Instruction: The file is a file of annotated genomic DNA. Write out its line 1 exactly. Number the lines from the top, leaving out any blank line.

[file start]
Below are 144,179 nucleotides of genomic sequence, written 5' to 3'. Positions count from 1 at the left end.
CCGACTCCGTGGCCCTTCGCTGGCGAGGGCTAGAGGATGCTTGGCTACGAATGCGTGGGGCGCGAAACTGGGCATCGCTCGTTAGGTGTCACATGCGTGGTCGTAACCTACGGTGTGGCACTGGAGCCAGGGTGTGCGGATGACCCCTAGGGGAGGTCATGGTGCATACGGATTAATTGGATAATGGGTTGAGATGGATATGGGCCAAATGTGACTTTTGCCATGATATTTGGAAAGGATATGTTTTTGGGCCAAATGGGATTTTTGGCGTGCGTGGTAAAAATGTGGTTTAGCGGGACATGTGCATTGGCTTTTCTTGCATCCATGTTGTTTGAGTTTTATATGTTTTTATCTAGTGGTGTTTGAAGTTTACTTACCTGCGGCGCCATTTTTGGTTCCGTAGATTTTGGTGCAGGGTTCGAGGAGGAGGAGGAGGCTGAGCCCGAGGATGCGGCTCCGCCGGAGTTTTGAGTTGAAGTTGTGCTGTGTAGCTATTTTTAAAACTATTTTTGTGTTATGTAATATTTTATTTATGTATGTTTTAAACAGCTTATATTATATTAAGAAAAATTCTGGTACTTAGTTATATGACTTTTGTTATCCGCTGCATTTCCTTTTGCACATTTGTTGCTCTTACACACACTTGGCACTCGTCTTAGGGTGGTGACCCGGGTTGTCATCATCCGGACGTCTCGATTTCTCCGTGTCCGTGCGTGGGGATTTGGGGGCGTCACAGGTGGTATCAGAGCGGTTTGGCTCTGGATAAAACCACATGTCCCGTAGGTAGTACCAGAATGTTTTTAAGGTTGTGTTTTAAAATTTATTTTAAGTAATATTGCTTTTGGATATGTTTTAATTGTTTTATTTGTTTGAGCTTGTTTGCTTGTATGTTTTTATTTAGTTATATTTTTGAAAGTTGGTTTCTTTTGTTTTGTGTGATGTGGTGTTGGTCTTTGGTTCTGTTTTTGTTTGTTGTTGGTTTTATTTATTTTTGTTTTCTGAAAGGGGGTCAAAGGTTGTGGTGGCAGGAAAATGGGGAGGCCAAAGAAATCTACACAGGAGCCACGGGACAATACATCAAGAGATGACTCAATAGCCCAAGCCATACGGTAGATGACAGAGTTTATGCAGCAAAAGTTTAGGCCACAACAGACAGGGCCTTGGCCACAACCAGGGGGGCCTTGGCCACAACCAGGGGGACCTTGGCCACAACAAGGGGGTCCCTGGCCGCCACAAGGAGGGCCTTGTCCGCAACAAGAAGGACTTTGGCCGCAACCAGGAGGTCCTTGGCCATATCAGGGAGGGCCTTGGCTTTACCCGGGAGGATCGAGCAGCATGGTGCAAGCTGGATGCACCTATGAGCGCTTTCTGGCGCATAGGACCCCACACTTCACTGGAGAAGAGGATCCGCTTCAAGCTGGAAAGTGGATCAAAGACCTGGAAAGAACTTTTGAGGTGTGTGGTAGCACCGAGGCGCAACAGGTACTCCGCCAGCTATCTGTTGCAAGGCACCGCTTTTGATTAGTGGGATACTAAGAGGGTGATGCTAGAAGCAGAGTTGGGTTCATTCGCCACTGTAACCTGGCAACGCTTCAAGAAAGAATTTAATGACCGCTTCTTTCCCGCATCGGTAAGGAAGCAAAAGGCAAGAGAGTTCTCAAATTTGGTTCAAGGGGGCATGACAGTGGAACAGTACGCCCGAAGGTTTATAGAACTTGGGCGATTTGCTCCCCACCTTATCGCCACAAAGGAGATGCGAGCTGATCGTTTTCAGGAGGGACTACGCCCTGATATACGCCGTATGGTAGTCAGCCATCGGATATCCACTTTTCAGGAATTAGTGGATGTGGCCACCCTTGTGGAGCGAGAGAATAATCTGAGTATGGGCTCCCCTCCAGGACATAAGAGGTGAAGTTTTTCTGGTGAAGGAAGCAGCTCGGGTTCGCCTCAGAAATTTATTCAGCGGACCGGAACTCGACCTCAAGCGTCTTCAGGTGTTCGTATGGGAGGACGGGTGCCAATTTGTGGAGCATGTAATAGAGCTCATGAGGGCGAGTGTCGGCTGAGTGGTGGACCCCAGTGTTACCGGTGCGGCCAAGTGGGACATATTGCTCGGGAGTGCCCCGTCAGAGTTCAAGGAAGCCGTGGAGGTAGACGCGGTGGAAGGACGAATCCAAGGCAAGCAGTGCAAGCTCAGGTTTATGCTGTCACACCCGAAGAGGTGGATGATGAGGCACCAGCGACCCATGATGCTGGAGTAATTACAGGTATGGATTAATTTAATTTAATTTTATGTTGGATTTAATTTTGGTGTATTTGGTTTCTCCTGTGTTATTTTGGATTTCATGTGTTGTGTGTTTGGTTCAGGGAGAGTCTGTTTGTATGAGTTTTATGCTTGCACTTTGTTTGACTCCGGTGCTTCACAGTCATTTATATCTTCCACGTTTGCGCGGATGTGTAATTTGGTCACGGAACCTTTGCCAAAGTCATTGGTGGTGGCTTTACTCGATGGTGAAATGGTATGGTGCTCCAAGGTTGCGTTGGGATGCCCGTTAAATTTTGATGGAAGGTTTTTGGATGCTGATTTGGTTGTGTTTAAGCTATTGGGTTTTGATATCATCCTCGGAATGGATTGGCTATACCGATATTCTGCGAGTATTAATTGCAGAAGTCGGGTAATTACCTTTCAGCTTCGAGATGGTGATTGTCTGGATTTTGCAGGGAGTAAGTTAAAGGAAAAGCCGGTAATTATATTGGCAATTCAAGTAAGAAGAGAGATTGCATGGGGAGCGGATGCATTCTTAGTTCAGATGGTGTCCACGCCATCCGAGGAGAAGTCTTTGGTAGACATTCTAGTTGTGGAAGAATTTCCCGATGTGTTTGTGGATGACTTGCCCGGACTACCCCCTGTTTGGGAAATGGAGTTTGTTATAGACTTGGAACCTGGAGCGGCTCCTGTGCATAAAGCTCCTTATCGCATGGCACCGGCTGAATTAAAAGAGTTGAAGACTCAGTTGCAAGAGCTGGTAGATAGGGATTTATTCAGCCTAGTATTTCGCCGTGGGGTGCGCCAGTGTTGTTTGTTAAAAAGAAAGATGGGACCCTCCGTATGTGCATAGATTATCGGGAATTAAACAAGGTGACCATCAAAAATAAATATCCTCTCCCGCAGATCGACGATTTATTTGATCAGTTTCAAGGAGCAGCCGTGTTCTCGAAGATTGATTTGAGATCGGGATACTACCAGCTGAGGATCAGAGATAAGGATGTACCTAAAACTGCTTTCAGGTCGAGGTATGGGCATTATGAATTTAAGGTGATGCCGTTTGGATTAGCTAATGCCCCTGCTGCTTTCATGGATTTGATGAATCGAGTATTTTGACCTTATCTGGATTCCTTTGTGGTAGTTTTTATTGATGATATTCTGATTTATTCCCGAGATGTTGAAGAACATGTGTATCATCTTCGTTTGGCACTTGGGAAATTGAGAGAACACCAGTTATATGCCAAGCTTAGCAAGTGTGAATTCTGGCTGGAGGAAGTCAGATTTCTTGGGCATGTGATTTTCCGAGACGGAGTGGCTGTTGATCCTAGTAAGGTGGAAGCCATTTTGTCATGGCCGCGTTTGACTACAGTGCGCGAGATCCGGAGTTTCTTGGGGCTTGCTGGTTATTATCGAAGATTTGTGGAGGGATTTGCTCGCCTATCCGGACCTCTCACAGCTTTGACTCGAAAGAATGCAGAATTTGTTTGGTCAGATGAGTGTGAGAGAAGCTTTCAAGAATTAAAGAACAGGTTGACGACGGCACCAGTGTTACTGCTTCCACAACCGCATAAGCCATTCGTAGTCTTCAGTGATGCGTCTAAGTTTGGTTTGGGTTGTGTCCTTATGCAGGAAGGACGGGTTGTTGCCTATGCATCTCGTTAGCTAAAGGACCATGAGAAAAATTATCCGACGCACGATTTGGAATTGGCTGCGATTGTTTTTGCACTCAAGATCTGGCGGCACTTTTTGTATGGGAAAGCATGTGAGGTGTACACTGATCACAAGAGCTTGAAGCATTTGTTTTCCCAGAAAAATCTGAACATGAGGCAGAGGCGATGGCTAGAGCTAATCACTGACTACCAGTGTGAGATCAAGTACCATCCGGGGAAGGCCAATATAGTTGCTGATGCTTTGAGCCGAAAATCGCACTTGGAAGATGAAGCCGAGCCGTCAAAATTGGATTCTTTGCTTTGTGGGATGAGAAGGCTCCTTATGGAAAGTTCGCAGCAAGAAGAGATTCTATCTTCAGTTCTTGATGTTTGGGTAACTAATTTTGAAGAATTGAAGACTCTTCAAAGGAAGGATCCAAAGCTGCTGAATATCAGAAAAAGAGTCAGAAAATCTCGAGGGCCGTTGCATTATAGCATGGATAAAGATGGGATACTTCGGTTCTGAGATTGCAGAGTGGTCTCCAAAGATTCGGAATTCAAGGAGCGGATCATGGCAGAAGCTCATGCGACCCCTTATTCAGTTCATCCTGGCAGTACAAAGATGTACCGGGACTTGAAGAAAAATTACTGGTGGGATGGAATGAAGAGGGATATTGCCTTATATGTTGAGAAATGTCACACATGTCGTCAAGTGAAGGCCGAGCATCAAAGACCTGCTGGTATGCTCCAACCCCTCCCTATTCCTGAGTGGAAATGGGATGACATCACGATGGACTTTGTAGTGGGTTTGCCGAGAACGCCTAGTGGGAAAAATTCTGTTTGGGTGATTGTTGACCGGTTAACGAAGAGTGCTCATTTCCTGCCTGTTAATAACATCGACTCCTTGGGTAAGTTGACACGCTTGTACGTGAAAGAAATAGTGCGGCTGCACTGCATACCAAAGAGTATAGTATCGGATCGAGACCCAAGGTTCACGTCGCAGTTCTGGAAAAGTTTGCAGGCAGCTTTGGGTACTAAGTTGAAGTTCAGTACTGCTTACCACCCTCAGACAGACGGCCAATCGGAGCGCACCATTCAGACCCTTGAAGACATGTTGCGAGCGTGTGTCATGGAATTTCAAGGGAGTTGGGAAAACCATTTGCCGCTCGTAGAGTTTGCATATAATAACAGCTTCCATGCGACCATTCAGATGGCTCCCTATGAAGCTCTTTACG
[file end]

Below are 144,179 nucleotides of genomic sequence, written 5' to 3'. Positions count from 1 at the left end.